On October 7, 2017, my husband and I ventured into the woods of West Milford to find an abandoned military jet.  We had GPS coordinates (41.077076, -74.396896) and a bird’s eye view picture of the area courtesy of Google maps.  We parked at the end of a dead-end road and ventured into woods where woodland trails gave way to mud with the consistency of quicksand and tar.  About 500 feet in, we came upon the skeletal remains Lockheed T2V-1.  You might be wondering why there is an abandoned airplane in the middle of the woods in northern Passaic County. 

 

Circa 1962, this particular Lockheed T2V-1 took off from Floyd Bennett Field in Brooklyn for a training exercise. The aircraft experienced trouble over New Jersey.  The two occupants attempted the eject from the aircraft but the ejection mechanisms failed, thereby trapping the two occupants inside.  The men cash landed in the middle of the woods, but suffered only minor injuries.  The Navy later removed the aircraft’s engine.  The remainder of the aircraft still lays decaying in the elements more than 55 years later.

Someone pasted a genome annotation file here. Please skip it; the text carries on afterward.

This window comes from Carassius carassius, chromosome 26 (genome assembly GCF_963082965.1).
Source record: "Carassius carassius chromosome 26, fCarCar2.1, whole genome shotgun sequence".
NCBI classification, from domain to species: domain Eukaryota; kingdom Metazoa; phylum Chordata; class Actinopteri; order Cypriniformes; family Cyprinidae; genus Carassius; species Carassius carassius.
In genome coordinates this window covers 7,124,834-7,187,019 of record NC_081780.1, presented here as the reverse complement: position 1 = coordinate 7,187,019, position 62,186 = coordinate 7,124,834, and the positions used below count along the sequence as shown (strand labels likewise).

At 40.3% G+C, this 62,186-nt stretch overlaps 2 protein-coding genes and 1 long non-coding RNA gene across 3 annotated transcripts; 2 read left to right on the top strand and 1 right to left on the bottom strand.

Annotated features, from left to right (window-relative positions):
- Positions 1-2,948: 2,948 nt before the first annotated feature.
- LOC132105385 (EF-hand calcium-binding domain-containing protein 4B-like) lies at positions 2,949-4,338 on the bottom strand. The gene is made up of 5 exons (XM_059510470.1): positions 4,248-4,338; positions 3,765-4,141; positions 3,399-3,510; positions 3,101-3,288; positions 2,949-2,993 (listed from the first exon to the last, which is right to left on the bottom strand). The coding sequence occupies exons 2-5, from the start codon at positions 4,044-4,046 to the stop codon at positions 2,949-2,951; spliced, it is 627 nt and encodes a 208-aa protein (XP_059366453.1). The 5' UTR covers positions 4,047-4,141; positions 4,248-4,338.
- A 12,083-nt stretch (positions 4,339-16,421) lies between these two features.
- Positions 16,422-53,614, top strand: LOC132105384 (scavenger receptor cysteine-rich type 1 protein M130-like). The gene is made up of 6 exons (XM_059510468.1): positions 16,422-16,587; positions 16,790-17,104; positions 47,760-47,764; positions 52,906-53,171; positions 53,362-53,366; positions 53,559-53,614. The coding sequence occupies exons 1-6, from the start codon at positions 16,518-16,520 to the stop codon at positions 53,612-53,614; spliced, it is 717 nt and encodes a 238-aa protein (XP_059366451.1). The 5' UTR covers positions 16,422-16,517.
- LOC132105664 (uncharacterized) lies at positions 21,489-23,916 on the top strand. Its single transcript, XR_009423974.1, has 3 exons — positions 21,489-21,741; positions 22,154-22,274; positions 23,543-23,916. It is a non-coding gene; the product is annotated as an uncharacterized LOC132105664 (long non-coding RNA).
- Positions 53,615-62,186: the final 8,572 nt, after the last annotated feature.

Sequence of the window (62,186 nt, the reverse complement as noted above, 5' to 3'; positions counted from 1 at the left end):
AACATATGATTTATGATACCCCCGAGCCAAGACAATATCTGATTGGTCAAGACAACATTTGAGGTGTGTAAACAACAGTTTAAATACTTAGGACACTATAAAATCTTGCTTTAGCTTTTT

Hikers and adventurers have stripped the aircraft of any and all removable parts, such as its instruments.  More than 5 decades of weather wear and tear has erased all of the paint and insignia from the fuselage.  The nose of the aircraft lays 50 feet south east of the main wreckage, apparently dragged there by overly-ambitious, unsuccessul thieves.  The rivets holding the body panels together showcase the craftsmanship that went into building this generations-old aircraft. 

I would recommend visiting this site to anyone who enjoys hiking, aviation, or military history.  The area around the plane is riddled with shoes that came right off of unlucky visitors due to the unforgiving mud, so I recommend double checking your laces before you stray off the main road.